Tears are pressing against my eyelids. I want to run out of here. If necessary I will have to break my promise to Larry and tell Alex the truth about myself. I am not Celia Foster, nee Kellogg, the daughter of Kathleen and Martin Kellogg of Santa Barbara, California. I am Liza Barton, born in this town and, as a child, reluctantly acquitted by a judge of murder and attempted murder.

"Mom, Mom!" I hear my son's voice as his footsteps clatter on

the uncarpeted floorboards. He hurries into the room, energy encapsulated, small and sturdy, a bright quickness about him, a handsome little boy, the center of my heart. At night I steal into his room to listen to the sound of his even breathing. He is not interested in what happened years ago. He is satisfied if I am there to answer when he calls me.

As he reaches me, I bend down and catch him in my arms. Jack has Larry's light brown hair and high forehead. His beautiful blue eyes are my mother's, but then Larry had blue eyes, too. In those last moments of fading consciousness, Larry had whispered that when Jack attended his prep school, he didn't want him to ever have to deal with the tabloids digging up those old stories about me. I taste again the bitterness of knowing that his father was ashamed of me.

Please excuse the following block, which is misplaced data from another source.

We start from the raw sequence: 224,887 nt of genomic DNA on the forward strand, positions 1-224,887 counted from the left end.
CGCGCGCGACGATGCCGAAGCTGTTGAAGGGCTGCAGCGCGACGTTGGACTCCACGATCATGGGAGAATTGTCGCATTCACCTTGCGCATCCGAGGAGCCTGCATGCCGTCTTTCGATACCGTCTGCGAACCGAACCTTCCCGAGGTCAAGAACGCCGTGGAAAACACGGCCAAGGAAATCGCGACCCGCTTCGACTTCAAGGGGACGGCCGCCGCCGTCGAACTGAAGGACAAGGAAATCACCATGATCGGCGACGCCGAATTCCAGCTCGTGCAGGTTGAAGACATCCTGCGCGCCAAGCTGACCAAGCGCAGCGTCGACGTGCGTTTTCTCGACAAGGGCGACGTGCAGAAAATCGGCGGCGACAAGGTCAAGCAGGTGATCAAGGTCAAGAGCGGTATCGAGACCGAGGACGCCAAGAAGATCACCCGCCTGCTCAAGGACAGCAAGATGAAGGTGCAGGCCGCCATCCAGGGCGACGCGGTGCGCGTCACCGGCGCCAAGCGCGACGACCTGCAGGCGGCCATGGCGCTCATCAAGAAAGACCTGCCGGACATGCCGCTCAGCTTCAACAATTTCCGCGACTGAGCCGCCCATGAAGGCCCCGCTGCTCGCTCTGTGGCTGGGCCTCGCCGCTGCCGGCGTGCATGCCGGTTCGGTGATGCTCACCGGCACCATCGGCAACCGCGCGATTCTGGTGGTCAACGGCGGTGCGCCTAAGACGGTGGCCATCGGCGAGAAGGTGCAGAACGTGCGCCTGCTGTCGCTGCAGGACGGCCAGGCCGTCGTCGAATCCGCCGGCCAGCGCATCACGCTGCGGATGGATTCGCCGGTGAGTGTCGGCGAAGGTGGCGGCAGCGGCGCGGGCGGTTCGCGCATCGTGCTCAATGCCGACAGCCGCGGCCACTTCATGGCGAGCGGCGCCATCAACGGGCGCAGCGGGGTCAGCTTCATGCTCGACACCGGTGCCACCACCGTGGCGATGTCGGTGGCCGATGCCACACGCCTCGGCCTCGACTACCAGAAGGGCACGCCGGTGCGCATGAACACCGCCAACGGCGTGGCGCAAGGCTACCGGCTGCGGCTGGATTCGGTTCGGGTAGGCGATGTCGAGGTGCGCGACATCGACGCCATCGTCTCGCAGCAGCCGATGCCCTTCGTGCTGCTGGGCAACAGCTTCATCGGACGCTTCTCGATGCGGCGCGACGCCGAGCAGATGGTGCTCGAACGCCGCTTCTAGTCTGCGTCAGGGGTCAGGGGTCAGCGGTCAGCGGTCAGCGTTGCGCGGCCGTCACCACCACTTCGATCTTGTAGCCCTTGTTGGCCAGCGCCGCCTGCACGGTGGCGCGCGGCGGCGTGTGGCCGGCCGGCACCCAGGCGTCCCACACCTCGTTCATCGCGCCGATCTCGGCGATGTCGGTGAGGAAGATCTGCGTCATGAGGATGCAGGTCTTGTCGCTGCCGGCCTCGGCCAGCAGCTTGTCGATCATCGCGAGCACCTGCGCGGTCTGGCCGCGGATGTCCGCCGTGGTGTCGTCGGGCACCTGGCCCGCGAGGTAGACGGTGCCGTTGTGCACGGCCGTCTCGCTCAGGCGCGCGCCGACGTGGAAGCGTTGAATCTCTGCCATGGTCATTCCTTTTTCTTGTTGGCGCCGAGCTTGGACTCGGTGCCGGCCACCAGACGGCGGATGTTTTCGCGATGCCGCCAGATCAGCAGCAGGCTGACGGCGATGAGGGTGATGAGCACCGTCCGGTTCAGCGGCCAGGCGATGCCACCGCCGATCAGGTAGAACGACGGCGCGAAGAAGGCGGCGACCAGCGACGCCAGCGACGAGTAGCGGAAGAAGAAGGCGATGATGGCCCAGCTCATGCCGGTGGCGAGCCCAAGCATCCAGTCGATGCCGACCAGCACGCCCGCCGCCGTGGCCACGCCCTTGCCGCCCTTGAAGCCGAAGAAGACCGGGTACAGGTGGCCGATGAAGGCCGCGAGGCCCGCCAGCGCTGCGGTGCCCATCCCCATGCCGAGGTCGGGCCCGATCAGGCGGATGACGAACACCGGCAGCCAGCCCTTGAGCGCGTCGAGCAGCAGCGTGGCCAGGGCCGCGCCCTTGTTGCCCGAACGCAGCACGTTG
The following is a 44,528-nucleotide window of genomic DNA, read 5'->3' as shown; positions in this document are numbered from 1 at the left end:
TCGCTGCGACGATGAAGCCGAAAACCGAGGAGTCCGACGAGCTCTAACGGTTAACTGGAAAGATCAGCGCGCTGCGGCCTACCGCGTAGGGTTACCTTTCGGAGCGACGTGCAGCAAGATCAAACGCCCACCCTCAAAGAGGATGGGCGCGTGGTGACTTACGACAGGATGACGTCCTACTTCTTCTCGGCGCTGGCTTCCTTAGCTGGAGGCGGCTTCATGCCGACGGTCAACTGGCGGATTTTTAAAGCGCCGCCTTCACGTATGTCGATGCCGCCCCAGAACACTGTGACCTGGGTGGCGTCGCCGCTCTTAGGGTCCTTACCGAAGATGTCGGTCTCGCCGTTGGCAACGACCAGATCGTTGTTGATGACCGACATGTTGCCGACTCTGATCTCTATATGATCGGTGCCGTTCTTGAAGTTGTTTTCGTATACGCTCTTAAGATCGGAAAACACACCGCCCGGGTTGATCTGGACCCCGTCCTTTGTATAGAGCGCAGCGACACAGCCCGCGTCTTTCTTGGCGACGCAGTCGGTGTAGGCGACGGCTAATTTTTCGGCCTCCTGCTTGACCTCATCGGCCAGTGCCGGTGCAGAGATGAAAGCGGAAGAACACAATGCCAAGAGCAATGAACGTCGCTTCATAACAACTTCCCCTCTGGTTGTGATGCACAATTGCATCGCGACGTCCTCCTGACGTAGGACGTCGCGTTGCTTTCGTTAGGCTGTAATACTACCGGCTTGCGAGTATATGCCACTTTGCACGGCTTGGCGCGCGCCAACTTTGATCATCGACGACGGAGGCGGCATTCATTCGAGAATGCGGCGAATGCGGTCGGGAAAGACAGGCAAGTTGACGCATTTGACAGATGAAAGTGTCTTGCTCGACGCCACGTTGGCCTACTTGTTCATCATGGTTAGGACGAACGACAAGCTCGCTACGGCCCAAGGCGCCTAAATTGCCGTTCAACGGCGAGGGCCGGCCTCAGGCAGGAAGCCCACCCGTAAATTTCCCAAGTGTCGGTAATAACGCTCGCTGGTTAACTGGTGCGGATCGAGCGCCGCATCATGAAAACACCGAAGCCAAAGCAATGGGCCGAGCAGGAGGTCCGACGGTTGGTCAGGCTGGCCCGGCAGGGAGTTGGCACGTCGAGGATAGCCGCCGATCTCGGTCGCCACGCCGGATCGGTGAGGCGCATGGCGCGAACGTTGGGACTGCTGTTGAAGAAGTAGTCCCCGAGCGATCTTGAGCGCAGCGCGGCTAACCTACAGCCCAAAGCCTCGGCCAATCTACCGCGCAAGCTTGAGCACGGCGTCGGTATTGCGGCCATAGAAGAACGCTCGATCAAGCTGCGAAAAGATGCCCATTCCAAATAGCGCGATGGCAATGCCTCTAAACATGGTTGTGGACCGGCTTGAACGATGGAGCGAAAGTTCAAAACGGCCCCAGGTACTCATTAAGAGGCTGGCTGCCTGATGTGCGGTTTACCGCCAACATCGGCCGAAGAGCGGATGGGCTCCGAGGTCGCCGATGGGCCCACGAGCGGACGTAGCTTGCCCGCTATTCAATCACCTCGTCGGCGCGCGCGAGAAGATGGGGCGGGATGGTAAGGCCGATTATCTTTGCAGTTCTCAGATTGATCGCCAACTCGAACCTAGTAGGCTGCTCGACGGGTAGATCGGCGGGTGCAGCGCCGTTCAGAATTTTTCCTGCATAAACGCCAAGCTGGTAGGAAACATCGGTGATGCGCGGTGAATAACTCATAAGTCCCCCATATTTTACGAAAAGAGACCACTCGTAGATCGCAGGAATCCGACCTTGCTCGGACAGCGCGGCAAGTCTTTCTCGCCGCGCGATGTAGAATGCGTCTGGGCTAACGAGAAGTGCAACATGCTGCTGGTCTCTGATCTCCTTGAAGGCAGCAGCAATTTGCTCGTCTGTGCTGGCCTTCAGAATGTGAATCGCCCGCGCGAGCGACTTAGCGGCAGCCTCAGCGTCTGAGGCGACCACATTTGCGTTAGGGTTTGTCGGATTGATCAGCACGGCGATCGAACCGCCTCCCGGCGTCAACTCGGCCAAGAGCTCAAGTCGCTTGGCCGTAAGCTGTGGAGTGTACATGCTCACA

Ted Cartwright swears estranged wife begged for reconciliation...

State psychiatrist testifies ten-year-old Liza Barton mentally competent to form the intent to commit murder....

Was Larry right to swear me to silence? At this moment, I can't be sure of anything. I kiss the top of Jack's head.

"I really, really, really like it here," he tells me excitedly.

Alex is coming into the bedroom. He planned this surprise for me with so much care. When we came up the driveway, it had been festooned with birthday balloons, swaying on this breezy August day -- all painted with my name and the words "Happy Birthday." But the exuberant joy with which he handed me the key and the deed to the house is gone. He can read me too well. He knows I'm not happy. He is disappointed and hurt, and why wouldn't he be?

"When I told the people at the office what I'd done, a couple of the women said that no matter how beautiful a house might be, they'd want to have the chance to make the decision about buying it," he said, his voice forlorn.

They were right, I thought as I looked at him, at his reddish-brown hair and brown eyes. Tall and wide-shouldered, Alex has a look of strength about him that makes him enormously attractive. Jack adores him. Now Jack slides from my arms and puts his arm around Alex's leg.

My husband and my son.

And my house.

Copyright © 2005 by Mary Higgins Clark